Friday, July 18, 2008

Groups file human rights complaint over treatment of Vancouver's homeless

VANCOUVER — Private security guards that patrol downtown Vancouver on the lookout for crimes and other social ills violate the rights of drug addicts and the homeless, says a complaint to be filed Thursday with the B.C. Human Rights Tribunal.

The complaint alleges the guards hired by the Downtown Vancouver Business Improvement Association and known as "downtown ambassadors," unfairly harass addicts and limit their access to public spaces.

The unarmed guards' role, according to the association's website, includes assisting the public with directions and other questions, monitoring and deterring crimes in public spaces and reporting crime and "quality of life" concerns.

The complaint by the Pivot Legal Society, the Vancouver Area Network of Drug Users and the United Native Nations claims the guards discriminate based on the disabilities of addiction and mental illness.

And they say the guards' actions disproportionately affect aboriginals.

In particular, the groups complain the guards order people sitting or laying on the sidewalk to move and try to prevent people from looking for recyclables in dumpsters.

They say the guards follow and stare at people they find "undesirable" and take photographs and notes for unknown purposes.

"Each of the above-noted tactics individually and collectively have the effect of 'humiliating' and 'shaming' homeless people who have equal legal access to public spaces, including sidewalks and back lanes," says the complaint, which contains allegations that haven't been tested in court.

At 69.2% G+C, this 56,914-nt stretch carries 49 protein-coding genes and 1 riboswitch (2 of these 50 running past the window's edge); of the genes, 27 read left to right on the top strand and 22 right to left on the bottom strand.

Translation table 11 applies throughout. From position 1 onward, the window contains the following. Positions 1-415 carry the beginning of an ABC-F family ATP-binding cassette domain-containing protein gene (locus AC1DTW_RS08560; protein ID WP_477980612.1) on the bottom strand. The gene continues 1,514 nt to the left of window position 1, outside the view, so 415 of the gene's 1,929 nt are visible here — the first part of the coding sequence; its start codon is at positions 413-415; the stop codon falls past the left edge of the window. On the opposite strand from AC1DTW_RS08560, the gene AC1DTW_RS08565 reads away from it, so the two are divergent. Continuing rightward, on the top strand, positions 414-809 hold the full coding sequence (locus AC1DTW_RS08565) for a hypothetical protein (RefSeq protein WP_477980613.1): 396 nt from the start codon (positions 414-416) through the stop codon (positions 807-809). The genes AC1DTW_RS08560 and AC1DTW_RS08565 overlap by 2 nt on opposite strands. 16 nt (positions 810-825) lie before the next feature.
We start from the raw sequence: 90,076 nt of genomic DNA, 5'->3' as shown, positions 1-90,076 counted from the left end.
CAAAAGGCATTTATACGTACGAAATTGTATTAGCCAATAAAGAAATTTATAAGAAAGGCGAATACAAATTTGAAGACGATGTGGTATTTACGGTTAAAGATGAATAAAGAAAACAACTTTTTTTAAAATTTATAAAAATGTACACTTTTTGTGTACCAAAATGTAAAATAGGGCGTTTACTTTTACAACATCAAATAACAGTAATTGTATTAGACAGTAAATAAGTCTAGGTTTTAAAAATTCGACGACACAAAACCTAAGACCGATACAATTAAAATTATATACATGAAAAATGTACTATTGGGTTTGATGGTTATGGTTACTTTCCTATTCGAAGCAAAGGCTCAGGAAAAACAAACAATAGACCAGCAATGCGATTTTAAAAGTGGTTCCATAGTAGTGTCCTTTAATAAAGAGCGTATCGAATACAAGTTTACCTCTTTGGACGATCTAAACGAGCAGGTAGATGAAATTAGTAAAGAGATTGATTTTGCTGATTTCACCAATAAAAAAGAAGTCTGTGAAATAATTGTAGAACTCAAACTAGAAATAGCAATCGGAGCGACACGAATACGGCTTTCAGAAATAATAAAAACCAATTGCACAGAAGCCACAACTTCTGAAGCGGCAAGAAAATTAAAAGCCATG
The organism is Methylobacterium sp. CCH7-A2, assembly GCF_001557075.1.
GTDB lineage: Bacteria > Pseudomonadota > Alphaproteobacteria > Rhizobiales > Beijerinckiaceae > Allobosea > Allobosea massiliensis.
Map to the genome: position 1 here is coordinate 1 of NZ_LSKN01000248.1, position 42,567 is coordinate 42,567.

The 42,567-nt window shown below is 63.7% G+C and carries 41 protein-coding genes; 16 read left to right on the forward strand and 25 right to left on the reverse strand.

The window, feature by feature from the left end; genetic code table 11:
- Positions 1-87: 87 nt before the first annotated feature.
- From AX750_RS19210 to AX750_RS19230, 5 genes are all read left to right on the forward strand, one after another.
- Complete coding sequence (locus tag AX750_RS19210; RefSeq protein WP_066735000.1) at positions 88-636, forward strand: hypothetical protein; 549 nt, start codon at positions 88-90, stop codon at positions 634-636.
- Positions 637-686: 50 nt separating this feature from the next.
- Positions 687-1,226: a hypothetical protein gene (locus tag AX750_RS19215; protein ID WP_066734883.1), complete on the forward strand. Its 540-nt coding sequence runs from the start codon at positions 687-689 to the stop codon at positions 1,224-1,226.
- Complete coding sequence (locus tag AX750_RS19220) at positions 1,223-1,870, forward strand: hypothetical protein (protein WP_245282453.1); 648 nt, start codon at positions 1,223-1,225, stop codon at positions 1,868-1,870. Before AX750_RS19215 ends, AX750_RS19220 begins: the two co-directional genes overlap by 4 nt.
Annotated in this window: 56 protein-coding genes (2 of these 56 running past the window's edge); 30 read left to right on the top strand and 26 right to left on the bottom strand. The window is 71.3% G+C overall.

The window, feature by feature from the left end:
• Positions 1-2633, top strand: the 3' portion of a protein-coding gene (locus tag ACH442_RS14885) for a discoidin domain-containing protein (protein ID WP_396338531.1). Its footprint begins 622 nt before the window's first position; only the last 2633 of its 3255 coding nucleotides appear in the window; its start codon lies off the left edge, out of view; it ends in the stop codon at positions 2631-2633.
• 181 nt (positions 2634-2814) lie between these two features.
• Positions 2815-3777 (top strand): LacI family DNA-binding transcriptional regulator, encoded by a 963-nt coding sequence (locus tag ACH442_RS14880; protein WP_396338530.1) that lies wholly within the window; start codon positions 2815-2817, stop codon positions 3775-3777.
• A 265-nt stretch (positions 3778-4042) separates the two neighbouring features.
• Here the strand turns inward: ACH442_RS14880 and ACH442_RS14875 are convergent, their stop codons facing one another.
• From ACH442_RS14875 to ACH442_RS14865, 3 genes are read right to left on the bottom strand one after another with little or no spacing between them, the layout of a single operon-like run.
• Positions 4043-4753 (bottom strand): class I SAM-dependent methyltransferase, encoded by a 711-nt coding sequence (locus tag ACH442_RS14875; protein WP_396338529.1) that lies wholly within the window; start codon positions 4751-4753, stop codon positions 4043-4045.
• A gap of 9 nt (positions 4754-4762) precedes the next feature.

No one from the business association was immediately available for comment.

The groups note the guards enjoy a sanctioned position of authority, but don't have any special legal mandate or protection.

They ask the commission to declare that the guards are violating the province's human rights code and order them to stop.

And they want the commission to order the business association to pay $20 each to people affected by their actions. They also ask the association to pay the costs of pursuing their complaint.

The security-guard program started eight years ago and has expanded with the blessing of Vancouver's city council.

The downtown ambassadors, along with the business association's loss-prevention programs, have a budget $961,000 for 2007-2008 - nearly 60 per cent of the association's entire budget.

The business association is funded through a levy imposed on the municipal property taxes of downtown commercial properties.